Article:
YOUR KNEE AND HOW IT WORKS: BONE
Bones provide strength, stability, and flexibility. They are shaped in such a way to allow you to flex and extend. There are four bones around the knee.
The femur, also known as the thigh bone, is the longest, largest, and strongest bone in the body. The femur runs down from the pelvis to the knee joint, where it meets with the tibia. The round knobs at the end of the bone are called condyles.
The tibia, also known as the shinbone, runs from the knee down to the ankle.
The fibula is a long, thin bone that begins below the knee and runs down the side of the leg (adjacent to the tibia) and ends at the ankles by forming a bulbous end called the lateral malleolus, the round knobs on the outside of your ankle. It is smaller and thinner than the tibia or femur.
The patella, also called the kneecap, is a small, flat triangular-shaped bone about 2 to 3 inches wide and 3 to 4 inches long that moves and rotates with the knee. The patella moves as the leg moves—it glides up and down the thigh bone almost as if it's on a track. Although it is small, the patella is a critical player in the mechanics of the knee. The patella is very important for muscle strength by giving the muscles the extra leverage they need to straighten the leg. The patella also cushions and protects the other bones of the joint. For example, in the case of a fall or blow to the knee, the patella may prevent the condyles (bony knobs) of the tibia or femur from being injured. If the patella slides off track even by a tiny amount, it can cause great pain and may result in permanent injury. If the kneecap partially comes off its track, it's called a subluxation. If the kneecap is entirely off track—for example, it sits way off to the side instead of in the center—it's called a dislocation.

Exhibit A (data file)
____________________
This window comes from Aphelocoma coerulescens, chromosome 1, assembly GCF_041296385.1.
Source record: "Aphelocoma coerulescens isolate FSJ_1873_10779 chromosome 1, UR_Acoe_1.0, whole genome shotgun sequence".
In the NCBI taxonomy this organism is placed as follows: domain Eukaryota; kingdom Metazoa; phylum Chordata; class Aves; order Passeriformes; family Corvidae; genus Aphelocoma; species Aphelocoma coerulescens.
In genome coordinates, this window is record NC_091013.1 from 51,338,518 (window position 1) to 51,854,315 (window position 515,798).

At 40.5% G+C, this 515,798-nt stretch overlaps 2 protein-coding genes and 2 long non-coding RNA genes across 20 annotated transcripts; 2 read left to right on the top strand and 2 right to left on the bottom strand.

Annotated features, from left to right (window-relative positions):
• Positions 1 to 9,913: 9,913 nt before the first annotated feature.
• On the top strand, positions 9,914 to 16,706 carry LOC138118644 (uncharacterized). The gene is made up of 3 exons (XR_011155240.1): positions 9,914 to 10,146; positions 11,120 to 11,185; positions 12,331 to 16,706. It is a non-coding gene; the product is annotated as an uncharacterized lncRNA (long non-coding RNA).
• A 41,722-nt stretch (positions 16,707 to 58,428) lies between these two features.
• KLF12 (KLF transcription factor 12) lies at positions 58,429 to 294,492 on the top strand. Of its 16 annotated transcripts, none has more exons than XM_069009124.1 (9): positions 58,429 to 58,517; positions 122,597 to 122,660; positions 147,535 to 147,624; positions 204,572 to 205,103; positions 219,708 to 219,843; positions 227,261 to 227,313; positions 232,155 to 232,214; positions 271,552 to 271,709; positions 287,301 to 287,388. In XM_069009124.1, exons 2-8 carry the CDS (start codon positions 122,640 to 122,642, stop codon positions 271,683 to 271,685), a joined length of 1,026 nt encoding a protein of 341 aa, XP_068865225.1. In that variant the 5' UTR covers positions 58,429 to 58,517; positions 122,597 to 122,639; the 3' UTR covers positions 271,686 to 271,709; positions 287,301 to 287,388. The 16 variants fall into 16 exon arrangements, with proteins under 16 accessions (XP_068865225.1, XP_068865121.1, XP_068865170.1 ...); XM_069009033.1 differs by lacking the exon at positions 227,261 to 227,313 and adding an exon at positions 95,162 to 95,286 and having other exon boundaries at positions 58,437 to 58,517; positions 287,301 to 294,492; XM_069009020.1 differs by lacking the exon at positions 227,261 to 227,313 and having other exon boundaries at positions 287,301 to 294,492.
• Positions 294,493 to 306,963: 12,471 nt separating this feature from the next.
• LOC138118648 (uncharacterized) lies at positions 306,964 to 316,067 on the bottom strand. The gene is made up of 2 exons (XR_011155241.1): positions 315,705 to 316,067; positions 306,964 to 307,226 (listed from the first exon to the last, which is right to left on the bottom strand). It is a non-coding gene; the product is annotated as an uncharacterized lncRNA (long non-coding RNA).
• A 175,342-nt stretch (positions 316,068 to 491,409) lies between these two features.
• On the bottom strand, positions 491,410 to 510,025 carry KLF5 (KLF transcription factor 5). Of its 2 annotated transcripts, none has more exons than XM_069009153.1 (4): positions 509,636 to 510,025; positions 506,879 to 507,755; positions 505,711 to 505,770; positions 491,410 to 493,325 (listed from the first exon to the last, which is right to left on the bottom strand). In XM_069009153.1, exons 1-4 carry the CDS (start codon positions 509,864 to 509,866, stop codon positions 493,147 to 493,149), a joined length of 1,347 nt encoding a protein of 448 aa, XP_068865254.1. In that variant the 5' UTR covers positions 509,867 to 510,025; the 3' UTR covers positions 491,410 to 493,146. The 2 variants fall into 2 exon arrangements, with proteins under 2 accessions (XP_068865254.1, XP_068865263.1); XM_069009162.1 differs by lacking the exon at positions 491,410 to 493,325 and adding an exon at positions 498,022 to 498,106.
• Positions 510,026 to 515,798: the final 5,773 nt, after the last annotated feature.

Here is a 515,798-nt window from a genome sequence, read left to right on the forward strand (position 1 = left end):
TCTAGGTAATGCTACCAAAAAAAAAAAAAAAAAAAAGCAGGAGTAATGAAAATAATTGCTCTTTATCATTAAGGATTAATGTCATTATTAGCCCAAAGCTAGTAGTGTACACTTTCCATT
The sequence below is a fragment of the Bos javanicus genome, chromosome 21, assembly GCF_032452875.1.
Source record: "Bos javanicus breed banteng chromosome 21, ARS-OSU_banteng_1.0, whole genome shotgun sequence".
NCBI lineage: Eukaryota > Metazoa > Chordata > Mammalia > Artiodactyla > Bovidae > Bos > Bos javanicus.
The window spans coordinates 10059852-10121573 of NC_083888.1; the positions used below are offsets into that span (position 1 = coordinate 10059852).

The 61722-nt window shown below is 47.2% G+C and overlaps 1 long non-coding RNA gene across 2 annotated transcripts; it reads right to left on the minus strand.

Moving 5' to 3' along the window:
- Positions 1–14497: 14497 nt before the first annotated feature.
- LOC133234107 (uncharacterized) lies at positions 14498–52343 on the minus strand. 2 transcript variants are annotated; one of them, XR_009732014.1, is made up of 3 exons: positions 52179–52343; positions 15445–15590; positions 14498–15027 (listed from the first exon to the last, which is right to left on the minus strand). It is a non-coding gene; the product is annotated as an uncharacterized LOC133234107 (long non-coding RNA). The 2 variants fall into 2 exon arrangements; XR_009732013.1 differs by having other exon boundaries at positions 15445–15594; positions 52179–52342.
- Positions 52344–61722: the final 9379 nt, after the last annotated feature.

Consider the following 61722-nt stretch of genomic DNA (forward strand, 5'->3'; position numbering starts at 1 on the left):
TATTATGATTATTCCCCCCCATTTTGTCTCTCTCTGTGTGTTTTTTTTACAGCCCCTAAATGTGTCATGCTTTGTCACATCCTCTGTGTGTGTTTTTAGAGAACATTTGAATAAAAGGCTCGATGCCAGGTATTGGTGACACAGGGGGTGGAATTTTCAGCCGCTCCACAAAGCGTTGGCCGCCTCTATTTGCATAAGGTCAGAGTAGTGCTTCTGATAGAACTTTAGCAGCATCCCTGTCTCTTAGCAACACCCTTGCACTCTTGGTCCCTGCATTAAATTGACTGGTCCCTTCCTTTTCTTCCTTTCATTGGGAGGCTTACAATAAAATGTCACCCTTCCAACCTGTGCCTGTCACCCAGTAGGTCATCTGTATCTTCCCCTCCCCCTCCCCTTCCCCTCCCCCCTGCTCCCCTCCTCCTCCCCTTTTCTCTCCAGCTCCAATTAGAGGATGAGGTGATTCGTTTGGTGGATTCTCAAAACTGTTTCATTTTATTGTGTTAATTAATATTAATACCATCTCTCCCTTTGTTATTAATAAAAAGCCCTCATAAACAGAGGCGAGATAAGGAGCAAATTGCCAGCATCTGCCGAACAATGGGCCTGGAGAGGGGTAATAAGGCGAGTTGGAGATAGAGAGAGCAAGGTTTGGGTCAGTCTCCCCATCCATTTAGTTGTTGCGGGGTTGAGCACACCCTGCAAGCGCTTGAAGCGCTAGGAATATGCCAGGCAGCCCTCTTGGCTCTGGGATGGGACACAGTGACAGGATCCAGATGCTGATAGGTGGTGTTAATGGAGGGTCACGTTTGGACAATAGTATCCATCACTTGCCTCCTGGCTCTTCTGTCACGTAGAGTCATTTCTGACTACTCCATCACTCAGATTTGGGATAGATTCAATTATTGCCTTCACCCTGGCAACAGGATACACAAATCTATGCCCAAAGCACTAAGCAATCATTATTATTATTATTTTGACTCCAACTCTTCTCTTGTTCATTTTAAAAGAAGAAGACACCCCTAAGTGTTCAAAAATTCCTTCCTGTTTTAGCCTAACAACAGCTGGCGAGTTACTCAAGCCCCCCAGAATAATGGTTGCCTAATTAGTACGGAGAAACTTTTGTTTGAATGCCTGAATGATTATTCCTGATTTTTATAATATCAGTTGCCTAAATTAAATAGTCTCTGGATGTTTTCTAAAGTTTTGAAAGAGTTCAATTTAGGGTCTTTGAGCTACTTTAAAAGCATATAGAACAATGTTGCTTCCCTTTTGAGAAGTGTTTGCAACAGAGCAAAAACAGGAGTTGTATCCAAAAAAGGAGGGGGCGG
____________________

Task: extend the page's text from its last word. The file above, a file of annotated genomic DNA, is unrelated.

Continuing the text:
healthy bones Osteoporosis Rheumatic